“Employee burnout is a common phenomenon, but it is one that companies tend to treat as a talent management or personal issue rather than a broader organizational challenge. That’s a mistake.” HBR, Employee Burnout is a Problem with the Company, Not the Person
To be clear, I don’t ascribe malice or deliberate deception to the individuals responsible for championing corporate wellness initiatives. Rather, I see this as a symptom of organizations grappling with the need to obtain ever more value from knowledge workers, while coming to terms (very, very slowly) with the realization that traditional command and control management approaches are failing to achieve that. At my most optimistic, I hope that appearing to be a friendly, benevolent workplace is a gateway drug to becoming a friendly, benevolent workplace.
What I worry about is that HR and corporate wellness proponents may not always be aware of the difference, and so may confuse their inputs (activity, time, resources) into wellness initiatives as a meaningful metric for how healthy their work environment actually is for workers.
I feel I must also point out that this focus on questionable and individual wellness is not only happening in organizations. The world many of us live in prescribes green juice, self-love quotes from social media influencers, unregulated supplements, and “rosé all day” as legitimate ways to cope with a chaotic and stressful world in which access to affordable healthcare is not assured. These solutions run the gamut from expensive snake oil to verifiably dangerous (but that’s a blog rant for another day).
Lest you think that I am an incurable cynic, I will say this: I know that many people in organizations truly care about the well-being of their employees, colleagues, and team members. Whether our organizations have an officially sanctioned wellness program or not, there are things we can do and advocate for that will help.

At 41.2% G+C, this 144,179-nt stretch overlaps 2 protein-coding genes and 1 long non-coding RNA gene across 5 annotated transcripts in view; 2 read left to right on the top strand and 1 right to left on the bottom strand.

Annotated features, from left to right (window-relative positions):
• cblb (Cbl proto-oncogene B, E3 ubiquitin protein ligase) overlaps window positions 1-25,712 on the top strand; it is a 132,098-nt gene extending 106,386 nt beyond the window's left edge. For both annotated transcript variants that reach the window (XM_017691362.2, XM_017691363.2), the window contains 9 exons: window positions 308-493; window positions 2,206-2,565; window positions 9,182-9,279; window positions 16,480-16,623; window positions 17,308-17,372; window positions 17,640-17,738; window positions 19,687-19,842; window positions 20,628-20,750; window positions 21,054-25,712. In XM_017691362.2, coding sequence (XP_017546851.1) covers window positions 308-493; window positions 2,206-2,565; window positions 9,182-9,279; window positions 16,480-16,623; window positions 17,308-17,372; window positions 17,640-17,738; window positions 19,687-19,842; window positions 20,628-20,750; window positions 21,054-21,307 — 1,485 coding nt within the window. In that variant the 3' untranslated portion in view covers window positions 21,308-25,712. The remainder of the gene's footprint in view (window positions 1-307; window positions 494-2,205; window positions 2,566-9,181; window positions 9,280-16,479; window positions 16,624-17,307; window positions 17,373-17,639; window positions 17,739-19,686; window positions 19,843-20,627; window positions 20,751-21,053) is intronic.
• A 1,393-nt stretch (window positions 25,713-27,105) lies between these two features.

Consider your organization’s culture and practices, and your own managerial tendencies, with respect to time. Is it customary for senior people to overrun deadlines when poviding approvals or feedback, and then assume that more junior employees will make up for the delay by working faster to meet project deadlines? Do high performers, or team members least likely to say no get straddled with the majority of new projects until they become overloaded? Reexamine these practices through the lens of wellness.
In their book Time, Talent and Energy, Michael Mankins and Eric Garton note:
“…when employees aren’t as productive as they could be, it’s usually the organization, not its employees, that is to blame. The same is true for employee burnout. When we looked inside companies with high burnout rates, we saw three common culprits: excessive collaboration, weak time management disciplines, and a tendency to overload the most capable with too much work. These forces not only rob employees of time to concentrate on completing complex tasks or for idea generation, they also crunch the downtime that is necessary for restoration.”